Since we had a late arrival yesterday due to the mishap on Amtrak, today was basically our only full day to explore Boston. The plan for today was to check out the historical sights along the Freedom Trail. We didn't want a repeat of last night's outrageous parking fees so we chose to drive the car over to the Oak Grove T station in Malden and take the T all the way into Boston. So after a quick breakfast at the hotel, we headed out around 9:30am. Yesterday's rain had somewhat dissipated and despite the cloudy skies, the sun was trying to break through. We caught the T all the way to the Downtown Crossing stop right outside of Boston Common. However before following the Freedom Trail, we decided to make a stop at the place where everybody knows your name, Cheers. We walked up to Beacon Street where we had a great shot of the gold domed Massachusetts State House. Continuing west on Beacon Street we walked passed the famous Beacon Hill neighborhood known for it's rowhouses, gas lit streets and brick sidewalks. The Cheers restaurant was the inspiration for the hit 80's TV show by the same name. It was really just another tourist hot-spot. A lot of people came here just to take a
Along the Freedom TrailAlong the Freedom TrailAlong the Freedom Trail

Park Street Church
picture of the Cheers sign and then move on. Of course, we were no different. We cut through the Boston Common, a large urban park and one of the oldest in the United States. We checked out the Soldiers and Sailors Monument within the park before walking over to the Park Street Church to begin following the Freedom Trail. After Park Street Church, we followed the red path that is marked on the sidewalk. This path is the Freedom Trail which takes you to all the significant historical sites in downtown Boston. Right after the Park Street Church is the Granary Burying Ground. I just love old cemeteries. This one was founded back in 1660 and definitely fit the bill. Here lies the final resting place for some notable revolutionary era patriots including three signers of the Declaration of Independence. We just wandered the grounds and tried to find the oldest gravestones. Next stop on the Freedom Trail is the King's Chapel. I'm not quite sure of it's significance but I believe that it is still an active church. From there, we made our way over to a statue of Benjamin Franklin on the grounds of the Boston Latin School,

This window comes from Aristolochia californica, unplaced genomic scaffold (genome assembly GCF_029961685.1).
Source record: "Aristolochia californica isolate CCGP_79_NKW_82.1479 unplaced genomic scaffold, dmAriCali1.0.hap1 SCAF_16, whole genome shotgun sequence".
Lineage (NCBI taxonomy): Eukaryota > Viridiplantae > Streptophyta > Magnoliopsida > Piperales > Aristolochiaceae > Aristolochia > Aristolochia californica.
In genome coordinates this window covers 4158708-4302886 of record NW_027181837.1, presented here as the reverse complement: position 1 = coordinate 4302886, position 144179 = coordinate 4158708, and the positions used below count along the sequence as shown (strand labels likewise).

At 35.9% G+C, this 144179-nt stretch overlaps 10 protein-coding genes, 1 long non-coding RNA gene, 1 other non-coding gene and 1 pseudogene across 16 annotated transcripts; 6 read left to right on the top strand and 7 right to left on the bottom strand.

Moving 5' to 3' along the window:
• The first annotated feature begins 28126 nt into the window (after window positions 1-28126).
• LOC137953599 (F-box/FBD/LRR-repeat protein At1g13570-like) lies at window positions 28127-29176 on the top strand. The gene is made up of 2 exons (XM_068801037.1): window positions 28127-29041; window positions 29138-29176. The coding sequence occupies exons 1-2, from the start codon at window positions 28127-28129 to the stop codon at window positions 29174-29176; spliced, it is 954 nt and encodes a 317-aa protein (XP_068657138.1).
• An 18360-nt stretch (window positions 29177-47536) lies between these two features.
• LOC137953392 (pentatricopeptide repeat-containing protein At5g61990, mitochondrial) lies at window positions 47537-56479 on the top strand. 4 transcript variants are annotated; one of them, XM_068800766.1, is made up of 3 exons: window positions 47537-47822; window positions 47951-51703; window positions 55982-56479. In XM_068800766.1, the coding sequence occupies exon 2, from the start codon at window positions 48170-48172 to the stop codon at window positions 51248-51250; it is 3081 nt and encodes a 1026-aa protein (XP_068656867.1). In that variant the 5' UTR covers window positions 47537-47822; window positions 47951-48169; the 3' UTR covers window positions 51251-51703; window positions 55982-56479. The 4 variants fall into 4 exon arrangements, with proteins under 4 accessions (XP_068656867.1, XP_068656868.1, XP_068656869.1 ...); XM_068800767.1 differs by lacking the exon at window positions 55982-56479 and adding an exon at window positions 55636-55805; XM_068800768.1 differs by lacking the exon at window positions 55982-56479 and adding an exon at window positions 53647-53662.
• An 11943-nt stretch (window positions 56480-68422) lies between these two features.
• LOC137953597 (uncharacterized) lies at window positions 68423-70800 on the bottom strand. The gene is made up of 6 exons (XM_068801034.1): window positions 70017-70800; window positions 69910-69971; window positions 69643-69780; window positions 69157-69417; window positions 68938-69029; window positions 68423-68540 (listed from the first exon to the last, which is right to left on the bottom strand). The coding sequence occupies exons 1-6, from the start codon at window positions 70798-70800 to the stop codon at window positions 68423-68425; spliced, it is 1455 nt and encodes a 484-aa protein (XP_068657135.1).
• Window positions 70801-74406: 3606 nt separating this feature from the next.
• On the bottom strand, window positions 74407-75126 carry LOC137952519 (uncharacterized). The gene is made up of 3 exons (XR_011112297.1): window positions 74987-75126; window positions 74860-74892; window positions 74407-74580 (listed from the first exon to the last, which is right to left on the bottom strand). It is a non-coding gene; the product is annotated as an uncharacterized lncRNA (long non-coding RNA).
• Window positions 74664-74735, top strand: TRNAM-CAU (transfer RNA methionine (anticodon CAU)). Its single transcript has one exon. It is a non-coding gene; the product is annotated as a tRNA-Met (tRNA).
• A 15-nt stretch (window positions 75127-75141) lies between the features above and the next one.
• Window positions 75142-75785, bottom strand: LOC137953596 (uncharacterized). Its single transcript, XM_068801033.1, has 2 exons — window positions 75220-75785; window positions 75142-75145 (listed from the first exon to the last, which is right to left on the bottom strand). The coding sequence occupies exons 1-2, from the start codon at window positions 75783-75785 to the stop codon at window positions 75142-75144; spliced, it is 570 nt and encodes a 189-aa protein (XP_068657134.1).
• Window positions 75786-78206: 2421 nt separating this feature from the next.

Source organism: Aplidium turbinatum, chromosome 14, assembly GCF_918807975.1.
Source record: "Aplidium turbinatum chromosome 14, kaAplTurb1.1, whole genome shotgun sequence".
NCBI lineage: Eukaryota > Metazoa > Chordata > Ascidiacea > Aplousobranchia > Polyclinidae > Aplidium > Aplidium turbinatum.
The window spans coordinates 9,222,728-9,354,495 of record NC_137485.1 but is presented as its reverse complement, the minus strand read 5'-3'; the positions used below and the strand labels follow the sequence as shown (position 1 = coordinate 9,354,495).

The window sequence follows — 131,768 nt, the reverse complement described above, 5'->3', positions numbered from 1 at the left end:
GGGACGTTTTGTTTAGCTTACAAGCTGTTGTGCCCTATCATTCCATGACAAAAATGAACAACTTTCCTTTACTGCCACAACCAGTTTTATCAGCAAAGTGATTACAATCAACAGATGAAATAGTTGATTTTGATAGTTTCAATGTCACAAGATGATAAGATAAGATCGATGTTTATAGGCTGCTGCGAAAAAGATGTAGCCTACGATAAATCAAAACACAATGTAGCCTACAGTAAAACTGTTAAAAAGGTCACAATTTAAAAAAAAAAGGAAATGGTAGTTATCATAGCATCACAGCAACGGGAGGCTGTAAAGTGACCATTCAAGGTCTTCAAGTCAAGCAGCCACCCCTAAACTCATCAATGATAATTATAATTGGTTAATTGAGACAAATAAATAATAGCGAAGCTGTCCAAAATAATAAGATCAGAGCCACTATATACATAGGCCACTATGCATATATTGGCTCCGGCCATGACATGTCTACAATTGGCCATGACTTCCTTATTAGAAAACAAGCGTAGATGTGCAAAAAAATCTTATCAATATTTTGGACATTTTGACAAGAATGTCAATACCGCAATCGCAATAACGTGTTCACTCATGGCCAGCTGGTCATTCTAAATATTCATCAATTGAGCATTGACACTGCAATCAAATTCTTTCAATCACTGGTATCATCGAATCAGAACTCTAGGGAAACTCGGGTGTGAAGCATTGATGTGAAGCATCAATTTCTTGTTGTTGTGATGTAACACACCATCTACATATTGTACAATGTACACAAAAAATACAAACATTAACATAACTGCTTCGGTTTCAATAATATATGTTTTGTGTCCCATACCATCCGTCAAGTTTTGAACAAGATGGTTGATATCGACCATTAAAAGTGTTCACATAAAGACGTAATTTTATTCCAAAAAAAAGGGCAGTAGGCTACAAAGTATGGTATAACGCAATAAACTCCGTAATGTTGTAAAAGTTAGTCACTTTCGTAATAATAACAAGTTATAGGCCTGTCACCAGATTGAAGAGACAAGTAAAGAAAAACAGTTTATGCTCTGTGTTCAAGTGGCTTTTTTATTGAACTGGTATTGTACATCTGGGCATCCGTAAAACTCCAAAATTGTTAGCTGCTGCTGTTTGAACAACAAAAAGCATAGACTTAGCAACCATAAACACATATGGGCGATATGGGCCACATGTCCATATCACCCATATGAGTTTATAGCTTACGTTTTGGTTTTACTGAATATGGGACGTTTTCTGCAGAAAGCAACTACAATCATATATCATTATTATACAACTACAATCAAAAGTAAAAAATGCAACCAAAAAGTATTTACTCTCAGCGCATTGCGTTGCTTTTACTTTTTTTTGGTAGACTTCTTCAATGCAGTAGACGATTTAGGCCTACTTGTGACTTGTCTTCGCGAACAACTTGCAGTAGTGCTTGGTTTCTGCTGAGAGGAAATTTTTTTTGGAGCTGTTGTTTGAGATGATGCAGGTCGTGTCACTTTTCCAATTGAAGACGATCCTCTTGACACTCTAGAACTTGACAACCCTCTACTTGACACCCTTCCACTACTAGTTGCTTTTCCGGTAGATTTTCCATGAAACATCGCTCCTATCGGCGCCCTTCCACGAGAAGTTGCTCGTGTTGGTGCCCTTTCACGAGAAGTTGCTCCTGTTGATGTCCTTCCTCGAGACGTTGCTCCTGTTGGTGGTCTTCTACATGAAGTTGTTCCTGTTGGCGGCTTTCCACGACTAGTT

Granary Burying GroundGranary Burying GroundGranary Burying Ground

Final resting place to some Revolutionary War era patriots
Boston's first public school. Moving on, we made our way to the Old South Meeting House. This building was made famous as being the site where colonists gathered to organize the Boston Tea Party. It was at this point that I realized that all these historical sites were towered over by all these modern skyscrapers. It was an interesting mix of past and present. The trail next lead us to the Old State House, a very significant monument of the revolutionary era. The ancient brick facade set amidst towering downtown skyscrapers makes this site stand out in the area. History happened here as colonists gathered inside to debate the future of the colonies and outside was the site of the Boston Massacre. We entered the building thinking that it would be free to tour. However being the cheapskates that we are, we immediately turned around when we learned there was a fee. Next the trail lead us to where we were last night, Faneuil Hall. It was near lunch time so we decided to check out the Quincy Market and eat at one of the food stalls inside. The seating area was absolutely crammed with people so when I saw
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Old Cemeteries are awesome!